LAURA LINNEY: This is "Masterpiece."
PALMERSTON (off-screen): I have congratulated the new French Republic on their liberation from an odious tyrant.
LINNEY: Previously, on "Victoria"... Do you know why we asked you here?
Because I'm an asset to any gathering, ma'am?
This country needs more than bluster, it needs change.
EMMA (off-screen): Feodora, the queen's half sister.
Didn't know she had a sister.
I don't want to be the stupid king!
What a temper.
Working for the queen, and you a Chartist.
(glass shattering) ALBERT: Raise the alarm!
We must go now!
(indistinct shouting) (panting, groaning) LINNEY: "Victoria," ♪ Gloriana ♪ ♪ Hallelujah ♪ ♪ Gloriana ♪ ♪ Hallelujah ♪ ♪ Gloriana, hallelujah ♪ ♪ Hallelujah.
♪ (crowd shouting, glass breaking) CROWD: Vive la republic!
Vive la republic!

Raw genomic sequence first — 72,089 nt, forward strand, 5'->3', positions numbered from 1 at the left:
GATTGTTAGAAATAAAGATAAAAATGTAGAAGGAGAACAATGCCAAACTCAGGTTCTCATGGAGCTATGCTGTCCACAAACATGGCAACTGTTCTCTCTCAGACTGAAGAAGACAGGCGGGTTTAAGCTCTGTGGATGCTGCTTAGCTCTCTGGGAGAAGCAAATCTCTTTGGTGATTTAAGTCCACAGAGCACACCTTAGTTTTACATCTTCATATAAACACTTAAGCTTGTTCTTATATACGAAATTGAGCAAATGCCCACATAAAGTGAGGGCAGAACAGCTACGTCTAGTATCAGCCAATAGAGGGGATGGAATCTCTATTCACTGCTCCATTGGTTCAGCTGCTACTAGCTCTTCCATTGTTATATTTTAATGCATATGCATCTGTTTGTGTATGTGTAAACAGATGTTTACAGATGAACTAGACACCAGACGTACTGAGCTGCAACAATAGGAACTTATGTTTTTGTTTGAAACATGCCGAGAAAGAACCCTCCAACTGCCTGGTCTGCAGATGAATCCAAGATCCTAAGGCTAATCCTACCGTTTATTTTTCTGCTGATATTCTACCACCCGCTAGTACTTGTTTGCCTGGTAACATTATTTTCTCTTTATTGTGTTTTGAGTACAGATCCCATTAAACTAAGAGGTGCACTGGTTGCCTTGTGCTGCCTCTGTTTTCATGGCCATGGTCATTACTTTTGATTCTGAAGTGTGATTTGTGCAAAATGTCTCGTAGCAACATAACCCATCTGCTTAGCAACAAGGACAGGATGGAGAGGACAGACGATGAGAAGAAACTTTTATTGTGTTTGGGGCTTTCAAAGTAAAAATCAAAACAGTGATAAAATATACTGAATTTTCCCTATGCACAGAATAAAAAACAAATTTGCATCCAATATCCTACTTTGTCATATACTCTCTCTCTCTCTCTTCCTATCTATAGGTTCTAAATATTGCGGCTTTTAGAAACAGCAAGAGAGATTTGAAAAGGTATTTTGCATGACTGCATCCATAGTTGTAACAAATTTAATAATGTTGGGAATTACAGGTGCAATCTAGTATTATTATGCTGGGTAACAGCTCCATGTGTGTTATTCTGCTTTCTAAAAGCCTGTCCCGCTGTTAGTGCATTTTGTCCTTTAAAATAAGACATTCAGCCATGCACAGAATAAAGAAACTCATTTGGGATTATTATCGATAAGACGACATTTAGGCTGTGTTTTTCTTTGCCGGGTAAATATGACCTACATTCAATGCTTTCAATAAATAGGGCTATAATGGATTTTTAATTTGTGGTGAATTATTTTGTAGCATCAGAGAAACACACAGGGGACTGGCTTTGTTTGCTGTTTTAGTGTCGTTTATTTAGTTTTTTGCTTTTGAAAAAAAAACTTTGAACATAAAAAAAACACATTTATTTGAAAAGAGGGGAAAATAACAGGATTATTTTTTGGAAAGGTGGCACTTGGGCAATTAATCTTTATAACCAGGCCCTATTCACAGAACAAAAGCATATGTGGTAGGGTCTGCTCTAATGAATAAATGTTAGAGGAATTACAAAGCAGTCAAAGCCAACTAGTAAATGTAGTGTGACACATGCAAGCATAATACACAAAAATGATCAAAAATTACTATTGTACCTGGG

(Victoria groaning loudly) Is Mama going to die?
If she does, you'll be king and you'll have a crown and everybody will curtsy to you, Bertie.
Why do I have to be king?
You just do!
But you're older than me.
Yes, but you're a boy.
But Mama isn't a boy.
Don't you know anything?
It's called primo geniture, Bertie.
They only make a girl queen if they can't find anybody else.
LYTTELTON (whispering): What are you two doing out of bed?
(Victoria screaming) (crowd shouting) Get back!
(shouting continues) (screaming continues, Feodora shushing) Screaming won't make it come any faster.
(loud crash outside, shouting) Are we safe?
(shouting, panting continues) FEODORA: Go!
I will take care of Victoria.
(panting, shouting continues) (Victoria groaning loudly) FEODORA: Go!
♪ ♪ Please God, don't let Mama die.
I want guards right around the perimeter of the palace.
Is that understood?
Yes, Your Royal Highness.
One of them was in a comment va dire... (laughing): A swing... (laughing): A swing!
MONMOUTH: By all, that's splendid!
Don't you think, Alfred?
(footsteps approaching) Mon cher, please, come and join us.
Sir, I-I thought the king would be safer here.
At a time like this?
Life is a game of chance, maybe I will lose this hand as well.